What Life and Planets need to co-exist

The Earth seen from Apollo 17.

The Earth seen from Apollo 17. (Photo credit: Wikipedia)

 So what is it that makes a world such as Earth capable of hosting life? Scientists often agree that there are a few key ingredients needed for life to exist, but what limits there actually might be on types of life-forms is hotly debated, our own planet hosting some very unusual creatures living in very extreme environments indeed.

The first, and most important ingredient for life would have to be some kind of liquid, where molecules can go to react with one another. In any such soup, the ingredients making up life as humanity knows it – DNA, proteins etc. – can interact with one other to get reactions needed for life underway. This liquid, it is commonly believed, is water, because of the ability it has to exist in three states at once.

The second consideration is the location of the planet concerned, and astronomers these days, when seeking out extraterrestrial life, tend to focus most on planets in so-called habitable zones of stars. These are orbits neither too hot nor too cold for liquid water to persist on planet surfaces, just as Earth sits in the so-called Goldilocks mark of our own sun.

Other scientists, though, such as astro-biologists, are sure that these views are too narrow, and that humans need to look beyond conventional habitable zones, especially in light of the proven existence of so-called extremo-phile organisms here on Earth. Also, any life-form will require energy.

For copyrights, see Image:Gliese.JPG (the orig...

For copyrights, see Image:Gliese.JPG (the original image that this image was derived from) The copyright tag found in Image:Gliese.JPG is the following: The original author was Hervé Piraud (Photo credit: Wikipedia)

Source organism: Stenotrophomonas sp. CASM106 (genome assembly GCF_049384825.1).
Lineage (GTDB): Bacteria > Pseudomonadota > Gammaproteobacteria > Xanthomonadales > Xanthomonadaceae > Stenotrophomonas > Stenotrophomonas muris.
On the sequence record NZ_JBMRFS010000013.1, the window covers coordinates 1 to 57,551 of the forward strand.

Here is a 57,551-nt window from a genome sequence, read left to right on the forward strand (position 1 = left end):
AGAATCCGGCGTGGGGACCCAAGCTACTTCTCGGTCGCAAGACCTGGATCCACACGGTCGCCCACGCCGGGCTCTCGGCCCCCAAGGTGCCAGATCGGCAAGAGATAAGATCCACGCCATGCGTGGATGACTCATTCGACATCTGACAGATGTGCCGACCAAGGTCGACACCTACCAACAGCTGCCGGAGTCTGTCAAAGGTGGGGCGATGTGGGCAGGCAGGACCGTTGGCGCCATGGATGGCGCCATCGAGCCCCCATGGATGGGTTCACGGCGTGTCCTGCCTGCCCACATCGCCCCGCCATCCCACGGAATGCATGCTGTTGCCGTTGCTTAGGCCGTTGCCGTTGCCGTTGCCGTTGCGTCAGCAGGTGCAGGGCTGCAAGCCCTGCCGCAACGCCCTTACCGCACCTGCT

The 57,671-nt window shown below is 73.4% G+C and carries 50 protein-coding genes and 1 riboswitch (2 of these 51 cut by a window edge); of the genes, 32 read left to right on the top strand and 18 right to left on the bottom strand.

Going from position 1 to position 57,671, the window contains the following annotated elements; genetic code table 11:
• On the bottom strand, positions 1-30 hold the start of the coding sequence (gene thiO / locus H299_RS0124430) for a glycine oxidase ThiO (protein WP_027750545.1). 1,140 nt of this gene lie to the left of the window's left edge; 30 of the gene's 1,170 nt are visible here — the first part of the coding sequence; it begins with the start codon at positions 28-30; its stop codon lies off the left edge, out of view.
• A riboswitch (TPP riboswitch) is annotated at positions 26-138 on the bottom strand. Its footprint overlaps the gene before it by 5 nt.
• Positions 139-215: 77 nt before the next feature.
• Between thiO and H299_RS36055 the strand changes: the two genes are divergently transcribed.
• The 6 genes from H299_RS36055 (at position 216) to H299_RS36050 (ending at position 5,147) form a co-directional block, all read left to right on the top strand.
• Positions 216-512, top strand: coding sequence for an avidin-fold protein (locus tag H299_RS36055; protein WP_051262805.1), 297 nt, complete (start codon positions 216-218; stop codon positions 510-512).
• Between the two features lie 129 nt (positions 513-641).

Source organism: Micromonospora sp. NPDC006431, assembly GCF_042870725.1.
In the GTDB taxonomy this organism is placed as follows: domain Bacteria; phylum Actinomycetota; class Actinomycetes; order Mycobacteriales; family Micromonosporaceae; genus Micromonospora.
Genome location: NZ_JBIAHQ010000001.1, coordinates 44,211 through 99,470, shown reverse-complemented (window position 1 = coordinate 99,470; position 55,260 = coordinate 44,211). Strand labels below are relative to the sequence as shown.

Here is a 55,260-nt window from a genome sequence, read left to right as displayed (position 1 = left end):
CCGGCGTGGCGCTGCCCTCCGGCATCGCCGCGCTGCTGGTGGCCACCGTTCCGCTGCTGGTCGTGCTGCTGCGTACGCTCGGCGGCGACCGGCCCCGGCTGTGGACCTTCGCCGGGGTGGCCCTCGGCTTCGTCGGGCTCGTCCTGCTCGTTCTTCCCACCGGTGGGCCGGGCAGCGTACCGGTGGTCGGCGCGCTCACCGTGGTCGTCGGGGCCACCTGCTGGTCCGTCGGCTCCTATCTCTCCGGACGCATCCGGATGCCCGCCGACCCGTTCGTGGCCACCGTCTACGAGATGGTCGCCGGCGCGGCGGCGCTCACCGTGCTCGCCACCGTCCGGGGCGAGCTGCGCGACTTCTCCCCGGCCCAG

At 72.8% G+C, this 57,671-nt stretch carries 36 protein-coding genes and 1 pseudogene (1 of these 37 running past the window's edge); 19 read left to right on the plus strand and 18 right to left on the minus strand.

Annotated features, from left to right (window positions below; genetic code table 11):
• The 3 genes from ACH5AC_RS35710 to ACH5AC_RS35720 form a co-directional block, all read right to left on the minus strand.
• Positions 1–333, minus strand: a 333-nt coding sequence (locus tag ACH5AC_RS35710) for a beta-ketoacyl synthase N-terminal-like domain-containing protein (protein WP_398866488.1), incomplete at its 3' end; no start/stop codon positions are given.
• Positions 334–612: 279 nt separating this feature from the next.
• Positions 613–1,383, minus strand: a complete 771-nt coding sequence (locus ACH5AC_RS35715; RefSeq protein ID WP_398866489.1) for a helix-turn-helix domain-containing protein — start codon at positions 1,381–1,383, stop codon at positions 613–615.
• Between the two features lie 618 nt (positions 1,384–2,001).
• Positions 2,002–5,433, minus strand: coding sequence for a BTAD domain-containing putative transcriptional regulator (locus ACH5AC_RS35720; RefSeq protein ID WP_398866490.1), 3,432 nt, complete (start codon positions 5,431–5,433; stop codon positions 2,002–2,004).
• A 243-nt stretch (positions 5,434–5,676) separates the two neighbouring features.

On Earth, it is sunlight which drives the entire life cycle, so the feeling is that, throughout the cosmos, there will likely be no shortage of energy sources for life to exploit and thrive, though of course – again using earth as the example – any habitable worlds would need to orbit stars existing for at least several billion years, so that evolution can do its work, though of course, as yet unknown life  might originate much faster than on our planet.

Earth is some 4.6 billion years old, and the earliest known organism first appeared some 3.5 billion years ago, so that complex life may take a billion years to, so relatively long-lived stars have a part to play. Another factor might be, as with our own sun,  little variation in radiation output, alongside a planet possessing a protective magnetic field.   

To date, our own Earth still remains the only known planet to be capable of hosting life, because a unique combination of factors exist here that encouraged it to flourish, but as ever more exo-planets are discovered, our continuous monitoring of such alien worlds might,  one day in the not so distant future, find either other planets that share these Earth attributes, or alternatively unearth other ways that life has found in which to thrive in other areas of the vast cosmos that surrounds us. 

 

Size comparison of terrestrial planets (left t...

Size comparison of terrestrial planets (left to right): Mercury, Venus, Earth, and Mars (Photo credit: Wikipedia)

Size comparison of terrestrial planets (left to right): Mercury, Venus, Earth, and Mars (Photo credit: Wikipedia)

 

 


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